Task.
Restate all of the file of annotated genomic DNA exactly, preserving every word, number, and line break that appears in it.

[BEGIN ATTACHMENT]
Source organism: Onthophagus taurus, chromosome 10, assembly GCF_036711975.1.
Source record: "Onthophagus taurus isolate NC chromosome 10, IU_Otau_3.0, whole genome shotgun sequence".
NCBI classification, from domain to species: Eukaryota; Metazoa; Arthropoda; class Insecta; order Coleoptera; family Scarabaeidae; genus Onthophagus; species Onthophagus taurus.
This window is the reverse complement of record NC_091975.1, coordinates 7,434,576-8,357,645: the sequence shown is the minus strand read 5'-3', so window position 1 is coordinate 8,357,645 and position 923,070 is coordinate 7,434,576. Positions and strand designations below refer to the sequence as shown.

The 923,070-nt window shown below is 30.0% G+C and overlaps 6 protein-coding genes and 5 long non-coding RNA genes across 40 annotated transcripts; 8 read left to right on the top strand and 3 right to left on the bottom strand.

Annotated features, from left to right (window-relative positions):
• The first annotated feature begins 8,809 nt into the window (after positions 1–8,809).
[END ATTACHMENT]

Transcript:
Source organism: Onthophagus taurus, chromosome 10, assembly GCF_036711975.1.
Source record: "Onthophagus taurus isolate NC chromosome 10, IU_Otau_3.0, whole genome shotgun sequence".
NCBI classification, from domain to species: Eukaryota; Metazoa; Arthropoda; class Insecta; order Coleoptera; family Scarabaeidae; genus Onthophagus; species Onthophagus taurus.
This window is the reverse complement of record NC_091975.1, coordinates 7,434,576-8,357,645: the sequence shown is the minus strand read 5'-3', so window position 1 is coordinate 8,357,645 and position 923,070 is coordinate 7,434,576. Positions and strand designations below refer to the sequence as shown.

The 923,070-nt window shown below is 30.0% G+C and overlaps 6 protein-coding genes and 5 long non-coding RNA genes across 40 annotated transcripts; 8 read left to right on the top strand and 3 right to left on the bottom strand.

Annotated features, from left to right (window-relative positions):
• The first annotated feature begins 8,809 nt into the window (after positions 1–8,809).